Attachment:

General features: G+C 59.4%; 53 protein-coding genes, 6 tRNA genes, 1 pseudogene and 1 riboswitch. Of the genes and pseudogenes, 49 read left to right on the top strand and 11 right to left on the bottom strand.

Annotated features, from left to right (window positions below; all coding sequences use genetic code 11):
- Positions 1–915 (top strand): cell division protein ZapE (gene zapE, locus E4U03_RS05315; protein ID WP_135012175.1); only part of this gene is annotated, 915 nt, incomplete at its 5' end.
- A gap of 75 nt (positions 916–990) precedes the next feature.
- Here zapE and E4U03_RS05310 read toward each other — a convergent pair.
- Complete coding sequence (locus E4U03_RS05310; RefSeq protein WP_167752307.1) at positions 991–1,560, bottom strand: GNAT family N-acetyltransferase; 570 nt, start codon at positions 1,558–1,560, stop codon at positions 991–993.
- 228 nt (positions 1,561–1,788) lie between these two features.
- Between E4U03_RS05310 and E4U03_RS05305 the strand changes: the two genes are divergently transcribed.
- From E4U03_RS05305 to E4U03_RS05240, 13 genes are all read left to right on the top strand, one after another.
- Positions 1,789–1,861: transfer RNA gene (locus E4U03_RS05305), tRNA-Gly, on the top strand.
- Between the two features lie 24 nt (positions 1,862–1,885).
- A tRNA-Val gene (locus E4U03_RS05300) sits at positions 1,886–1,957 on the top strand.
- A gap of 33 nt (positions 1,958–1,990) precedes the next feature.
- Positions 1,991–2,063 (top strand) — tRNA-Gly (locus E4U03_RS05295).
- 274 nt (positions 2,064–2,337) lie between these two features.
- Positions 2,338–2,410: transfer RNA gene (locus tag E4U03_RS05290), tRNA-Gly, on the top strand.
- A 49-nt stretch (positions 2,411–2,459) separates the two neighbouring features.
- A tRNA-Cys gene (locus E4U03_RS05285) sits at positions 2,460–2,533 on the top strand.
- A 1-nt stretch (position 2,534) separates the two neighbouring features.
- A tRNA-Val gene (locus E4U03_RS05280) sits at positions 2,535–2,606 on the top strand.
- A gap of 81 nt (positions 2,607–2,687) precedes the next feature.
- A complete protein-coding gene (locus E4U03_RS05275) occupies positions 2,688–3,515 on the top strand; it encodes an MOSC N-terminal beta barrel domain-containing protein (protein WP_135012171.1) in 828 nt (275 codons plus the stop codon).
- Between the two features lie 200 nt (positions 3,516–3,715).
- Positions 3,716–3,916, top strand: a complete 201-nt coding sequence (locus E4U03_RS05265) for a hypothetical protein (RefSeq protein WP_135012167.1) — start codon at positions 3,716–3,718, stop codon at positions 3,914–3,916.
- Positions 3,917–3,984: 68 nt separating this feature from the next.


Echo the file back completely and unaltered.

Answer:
General features: G+C 59.4%; 53 protein-coding genes, 6 tRNA genes, 1 pseudogene and 1 riboswitch. Of the genes and pseudogenes, 49 read left to right on the top strand and 11 right to left on the bottom strand.

Annotated features, from left to right (window positions below; all coding sequences use genetic code 11):
- Positions 1–915 (top strand): cell division protein ZapE (gene zapE, locus E4U03_RS05315; protein ID WP_135012175.1); only part of this gene is annotated, 915 nt, incomplete at its 5' end.
- A gap of 75 nt (positions 916–990) precedes the next feature.
- Here zapE and E4U03_RS05310 read toward each other — a convergent pair.
- Complete coding sequence (locus E4U03_RS05310; RefSeq protein WP_167752307.1) at positions 991–1,560, bottom strand: GNAT family N-acetyltransferase; 570 nt, start codon at positions 1,558–1,560, stop codon at positions 991–993.
- 228 nt (positions 1,561–1,788) lie between these two features.
- Between E4U03_RS05310 and E4U03_RS05305 the strand changes: the two genes are divergently transcribed.
- From E4U03_RS05305 to E4U03_RS05240, 13 genes are all read left to right on the top strand, one after another.
- Positions 1,789–1,861: transfer RNA gene (locus E4U03_RS05305), tRNA-Gly, on the top strand.
- Between the two features lie 24 nt (positions 1,862–1,885).
- A tRNA-Val gene (locus E4U03_RS05300) sits at positions 1,886–1,957 on the top strand.
- A gap of 33 nt (positions 1,958–1,990) precedes the next feature.
- Positions 1,991–2,063 (top strand) — tRNA-Gly (locus E4U03_RS05295).
- 274 nt (positions 2,064–2,337) lie between these two features.
- Positions 2,338–2,410: transfer RNA gene (locus tag E4U03_RS05290), tRNA-Gly, on the top strand.
- A 49-nt stretch (positions 2,411–2,459) separates the two neighbouring features.
- A tRNA-Cys gene (locus E4U03_RS05285) sits at positions 2,460–2,533 on the top strand.
- A 1-nt stretch (position 2,534) separates the two neighbouring features.
- A tRNA-Val gene (locus E4U03_RS05280) sits at positions 2,535–2,606 on the top strand.
- A gap of 81 nt (positions 2,607–2,687) precedes the next feature.
- A complete protein-coding gene (locus E4U03_RS05275) occupies positions 2,688–3,515 on the top strand; it encodes an MOSC N-terminal beta barrel domain-containing protein (protein WP_135012171.1) in 828 nt (275 codons plus the stop codon).
- Between the two features lie 200 nt (positions 3,516–3,715).
- Positions 3,716–3,916, top strand: a complete 201-nt coding sequence (locus E4U03_RS05265) for a hypothetical protein (RefSeq protein WP_135012167.1) — start codon at positions 3,716–3,718, stop codon at positions 3,914–3,916.
- Positions 3,917–3,984: 68 nt separating this feature from the next.